This week, when researching bullying and the teacher’s ethical responsibility to help, I was reminded of my own experiences in school. I was bullied for 4 years in middle school. I faced a group of girls who teased me for how ugly I was because I wore glasses and a headband. Most of the bullying for two years was emotional bullying, being left out of things, and not invited to any parties when all the other girls were. In the last two years, it turned to sexual harassment every day by a group of boys in my grade. It eventually peaked when I was hit in the face by a male classmate and had a black eye for the next few days at school. My dad had to fight to get this boy suspended because the principal didn’t want to rub elbows with the secretary, who was his mom. I spent the rest of the year in 8th grade getting bullied nearly every day, feeling alone, and hating school.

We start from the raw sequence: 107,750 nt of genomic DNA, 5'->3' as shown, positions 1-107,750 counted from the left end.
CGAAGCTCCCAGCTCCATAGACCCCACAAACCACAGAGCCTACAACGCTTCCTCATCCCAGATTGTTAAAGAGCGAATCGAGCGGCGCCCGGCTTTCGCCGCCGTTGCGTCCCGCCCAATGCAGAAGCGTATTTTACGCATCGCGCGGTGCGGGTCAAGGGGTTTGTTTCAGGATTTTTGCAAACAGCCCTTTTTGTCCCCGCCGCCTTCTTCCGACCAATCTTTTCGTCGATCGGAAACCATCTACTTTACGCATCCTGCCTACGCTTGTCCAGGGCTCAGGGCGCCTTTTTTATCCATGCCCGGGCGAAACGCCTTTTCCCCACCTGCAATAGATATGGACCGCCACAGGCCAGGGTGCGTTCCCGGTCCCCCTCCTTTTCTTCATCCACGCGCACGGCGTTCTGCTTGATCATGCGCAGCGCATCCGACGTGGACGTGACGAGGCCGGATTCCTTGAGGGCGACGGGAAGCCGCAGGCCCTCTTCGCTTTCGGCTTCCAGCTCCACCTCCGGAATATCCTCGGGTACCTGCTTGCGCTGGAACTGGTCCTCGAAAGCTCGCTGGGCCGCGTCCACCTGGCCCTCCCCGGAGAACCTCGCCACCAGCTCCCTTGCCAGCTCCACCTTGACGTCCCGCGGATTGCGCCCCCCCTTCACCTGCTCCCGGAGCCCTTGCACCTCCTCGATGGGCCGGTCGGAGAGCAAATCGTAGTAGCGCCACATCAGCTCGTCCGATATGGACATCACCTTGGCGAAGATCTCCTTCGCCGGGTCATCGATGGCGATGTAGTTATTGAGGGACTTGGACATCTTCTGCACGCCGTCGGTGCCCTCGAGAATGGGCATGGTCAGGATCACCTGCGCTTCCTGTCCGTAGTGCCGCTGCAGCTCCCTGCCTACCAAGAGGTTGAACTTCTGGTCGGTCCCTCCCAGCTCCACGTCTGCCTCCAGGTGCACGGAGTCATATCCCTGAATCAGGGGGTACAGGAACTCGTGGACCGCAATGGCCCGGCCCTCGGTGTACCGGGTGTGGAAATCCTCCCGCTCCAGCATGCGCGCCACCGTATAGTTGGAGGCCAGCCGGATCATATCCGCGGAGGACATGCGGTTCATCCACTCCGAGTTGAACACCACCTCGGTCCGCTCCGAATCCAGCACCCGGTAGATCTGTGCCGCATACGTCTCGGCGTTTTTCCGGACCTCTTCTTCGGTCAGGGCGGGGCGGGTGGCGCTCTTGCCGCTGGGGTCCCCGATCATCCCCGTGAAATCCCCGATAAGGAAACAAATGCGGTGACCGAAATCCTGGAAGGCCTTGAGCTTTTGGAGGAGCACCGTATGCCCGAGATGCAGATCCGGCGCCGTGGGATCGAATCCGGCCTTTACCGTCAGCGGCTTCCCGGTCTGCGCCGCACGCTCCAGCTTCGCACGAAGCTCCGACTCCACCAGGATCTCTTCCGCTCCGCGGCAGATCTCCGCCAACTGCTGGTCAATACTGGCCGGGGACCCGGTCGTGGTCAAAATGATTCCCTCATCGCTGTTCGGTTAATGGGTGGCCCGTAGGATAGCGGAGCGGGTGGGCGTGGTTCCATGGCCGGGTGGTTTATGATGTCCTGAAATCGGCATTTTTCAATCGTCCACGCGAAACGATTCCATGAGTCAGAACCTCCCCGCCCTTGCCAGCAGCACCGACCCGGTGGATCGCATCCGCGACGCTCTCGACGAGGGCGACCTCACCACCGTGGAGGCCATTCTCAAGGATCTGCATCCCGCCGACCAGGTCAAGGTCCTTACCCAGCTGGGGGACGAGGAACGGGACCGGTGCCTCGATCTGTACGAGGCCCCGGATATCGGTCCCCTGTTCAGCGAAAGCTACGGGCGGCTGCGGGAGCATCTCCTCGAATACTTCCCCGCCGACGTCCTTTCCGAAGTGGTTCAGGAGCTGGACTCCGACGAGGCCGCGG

One thing that bothered me in school was that I felt like I had no ally in my own teachers or my classmates. All this bullying happened in the open but the teachers never talked about the bullying in the classroom or created an environment to fix it. Rodkin talks about bullbullying-cartoonying and the different the many ways that teachers can prevent bullying by asking students about bullying, asking students about their relationships, changing classroom structure, utilizing antibullying curriculums, and recognizing some of the causes of bullying too.